This 1959 letter to Virginia Governor Wise from John Randolph Tucker, Virginia’s Attorney-General at the time.
Gov. Henry A. Wise
It outlines Virginia’s legal assertion that it had the right to censor the mail and prosecute those importing Abolitionist literature into the state of Virginia. It details the process of destroying material by fire in the presence of a judge.
Tucker skirts the First Amendment issues and focuses on the Postal Service’s role as a delivery system as opposed to a role akin to a publisher.
Tucker (1823–1897) was from a distinguished slaveholding family, he was elected Virginia’s attorney general in 1857 and after re-election served during the American Civil War. After a pardon and Congressional Reconstruction, Tucker was elected as U.S. Congressman (1875-1887), and later served as the first dean of the Washington and Lee University Law School.
The letter opens Willam Lloyd Garrison’s book, The new “reign of terror” in the slaveholding states, for 1859-60, published in New York in 1860.
Authorised Violation of the Mail
RICHMOND, Nov. 26th, 1859.
John Randolph Tucker
SIR, -The question is submitted to me for an Opinion as to the effect of the law of Virginia upon the distribution of mail matter when it is of an incendiary character. A newspaper, printed in the State of Ohio, propagating abolition doctrines, is sent to a person through a post ofiice in Virginia.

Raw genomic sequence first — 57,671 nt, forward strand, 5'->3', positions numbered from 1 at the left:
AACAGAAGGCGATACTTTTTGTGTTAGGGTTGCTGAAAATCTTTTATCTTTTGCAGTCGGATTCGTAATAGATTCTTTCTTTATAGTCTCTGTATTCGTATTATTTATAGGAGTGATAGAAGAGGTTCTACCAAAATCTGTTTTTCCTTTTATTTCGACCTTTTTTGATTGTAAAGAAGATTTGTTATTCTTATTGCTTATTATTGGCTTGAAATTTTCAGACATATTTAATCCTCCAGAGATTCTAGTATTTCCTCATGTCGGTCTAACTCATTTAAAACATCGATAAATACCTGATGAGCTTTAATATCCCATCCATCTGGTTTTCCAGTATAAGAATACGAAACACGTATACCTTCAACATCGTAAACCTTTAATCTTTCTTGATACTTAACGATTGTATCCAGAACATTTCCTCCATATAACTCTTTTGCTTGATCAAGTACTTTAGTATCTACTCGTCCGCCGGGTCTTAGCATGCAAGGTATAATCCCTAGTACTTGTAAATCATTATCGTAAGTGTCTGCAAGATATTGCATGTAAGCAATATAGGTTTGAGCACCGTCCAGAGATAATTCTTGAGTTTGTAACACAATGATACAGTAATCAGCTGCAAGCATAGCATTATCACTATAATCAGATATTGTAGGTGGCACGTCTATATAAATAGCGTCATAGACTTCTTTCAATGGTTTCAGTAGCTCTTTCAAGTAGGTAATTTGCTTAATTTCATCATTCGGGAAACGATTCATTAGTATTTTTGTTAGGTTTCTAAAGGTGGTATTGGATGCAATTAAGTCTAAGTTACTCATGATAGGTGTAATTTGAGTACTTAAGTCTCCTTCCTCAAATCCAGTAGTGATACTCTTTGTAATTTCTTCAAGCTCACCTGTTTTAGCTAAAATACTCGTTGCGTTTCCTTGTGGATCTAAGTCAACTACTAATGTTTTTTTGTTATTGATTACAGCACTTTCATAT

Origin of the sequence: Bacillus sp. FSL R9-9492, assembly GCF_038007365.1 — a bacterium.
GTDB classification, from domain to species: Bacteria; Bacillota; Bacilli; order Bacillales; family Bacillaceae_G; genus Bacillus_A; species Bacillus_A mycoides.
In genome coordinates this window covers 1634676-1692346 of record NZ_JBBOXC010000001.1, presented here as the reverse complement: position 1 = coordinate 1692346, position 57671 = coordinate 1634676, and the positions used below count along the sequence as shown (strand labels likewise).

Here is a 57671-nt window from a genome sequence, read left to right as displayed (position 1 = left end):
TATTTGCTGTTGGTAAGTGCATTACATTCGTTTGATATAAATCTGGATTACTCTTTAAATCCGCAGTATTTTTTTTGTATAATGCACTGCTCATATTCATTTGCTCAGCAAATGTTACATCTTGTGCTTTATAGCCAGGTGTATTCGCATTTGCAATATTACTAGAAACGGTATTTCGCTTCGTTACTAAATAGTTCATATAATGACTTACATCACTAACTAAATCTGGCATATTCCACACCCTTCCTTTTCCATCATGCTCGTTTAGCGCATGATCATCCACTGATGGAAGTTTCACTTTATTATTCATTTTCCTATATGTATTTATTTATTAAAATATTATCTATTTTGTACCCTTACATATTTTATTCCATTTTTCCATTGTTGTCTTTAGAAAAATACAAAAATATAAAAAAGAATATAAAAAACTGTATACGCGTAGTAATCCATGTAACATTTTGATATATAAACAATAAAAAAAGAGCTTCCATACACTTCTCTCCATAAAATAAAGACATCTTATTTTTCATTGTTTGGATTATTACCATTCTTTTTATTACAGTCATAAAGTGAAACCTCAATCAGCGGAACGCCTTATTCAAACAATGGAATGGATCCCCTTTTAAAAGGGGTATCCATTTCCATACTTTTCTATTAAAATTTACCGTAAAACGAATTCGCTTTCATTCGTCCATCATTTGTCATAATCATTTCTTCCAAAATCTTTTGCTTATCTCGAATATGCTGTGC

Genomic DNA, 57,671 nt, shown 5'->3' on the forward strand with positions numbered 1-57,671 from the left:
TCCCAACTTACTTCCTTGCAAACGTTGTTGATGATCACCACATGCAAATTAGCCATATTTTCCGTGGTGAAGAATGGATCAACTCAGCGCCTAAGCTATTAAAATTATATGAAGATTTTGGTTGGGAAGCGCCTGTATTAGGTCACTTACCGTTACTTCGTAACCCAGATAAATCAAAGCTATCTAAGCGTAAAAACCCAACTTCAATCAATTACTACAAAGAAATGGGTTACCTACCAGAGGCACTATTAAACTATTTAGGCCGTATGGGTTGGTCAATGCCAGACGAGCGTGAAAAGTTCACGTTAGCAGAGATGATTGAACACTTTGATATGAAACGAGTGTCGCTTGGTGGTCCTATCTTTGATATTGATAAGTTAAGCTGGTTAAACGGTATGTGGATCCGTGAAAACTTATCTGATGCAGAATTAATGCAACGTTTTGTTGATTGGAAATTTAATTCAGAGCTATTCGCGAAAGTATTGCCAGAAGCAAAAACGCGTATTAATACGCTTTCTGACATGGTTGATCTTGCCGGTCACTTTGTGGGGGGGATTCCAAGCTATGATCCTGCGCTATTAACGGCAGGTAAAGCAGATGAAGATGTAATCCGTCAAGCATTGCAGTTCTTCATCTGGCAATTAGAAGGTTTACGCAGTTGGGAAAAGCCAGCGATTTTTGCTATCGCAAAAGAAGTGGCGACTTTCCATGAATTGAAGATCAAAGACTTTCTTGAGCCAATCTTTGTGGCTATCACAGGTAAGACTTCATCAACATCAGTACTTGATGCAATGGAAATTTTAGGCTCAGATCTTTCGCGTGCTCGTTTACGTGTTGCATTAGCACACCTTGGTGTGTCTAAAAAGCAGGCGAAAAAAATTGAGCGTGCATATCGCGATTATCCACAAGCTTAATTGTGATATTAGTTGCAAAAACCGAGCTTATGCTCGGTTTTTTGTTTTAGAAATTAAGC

What is the duty of the Postmaster in the premises?
The law of Virginia (Code of Va., chap. 198, sec. 24) provides that:
“If a Postmaster or Deputy Postmaster know that any such book or writing (referring to such as advise or incite negroes to rebel or make insurrection, or inculcate resistance to the right of property of masters in their slaves) has been received at his office in the mail, he shall give notice thereof to some Justice, who shall inquire into the circumstances, and have such book or writing burned in his presence if it appear to him that the person to whom it was directed subscribed therefor, knowing its character, or agreed to receive it for circulation to aid the purposes of abolitionists, the Justice shall commit such person to jail. If any Postmaster or Deputy Postmaster violate this section, he shall be fined not exceeding two hundred dollars.”
This item appeared in the May 23, 1918 issue of the Lake County Times, in Hammond, Indiana.
Prowlers Must Fight, Says U.S.
Slickers and Slackers, Night Owls, Gamblers and Idlers Will get Shock After July lst.
It is estimated that in Hammond, Gary, East Chicago, and Whiting there are 1,000 idlers affected by the U. 8. war department’s new ruling. Many of these men sleep by day and prowl by night. Some of them are gunmen. They are draft dodgers. News that Uncle Sam is after them is glad news to the police departments of the Calumet region cities. (more…)
By Mrs. Marshall Darrach
“The discovery of the efficiency of the middle-aged woman has been one of the recent joys of the business world,” said Mrs. Robert Armstrong, formerly personnel director of the National City Company in Wall Street, and now personnel secretary of the Eastman Kodak Company at Rochester, New York.
Mrs. Armstrong, when questioned as to the nature of this belated recognition of the merits of the middle-aged woman in business, spoke with enthusiasm and with the voice of authority on this phase of the economic independence of women.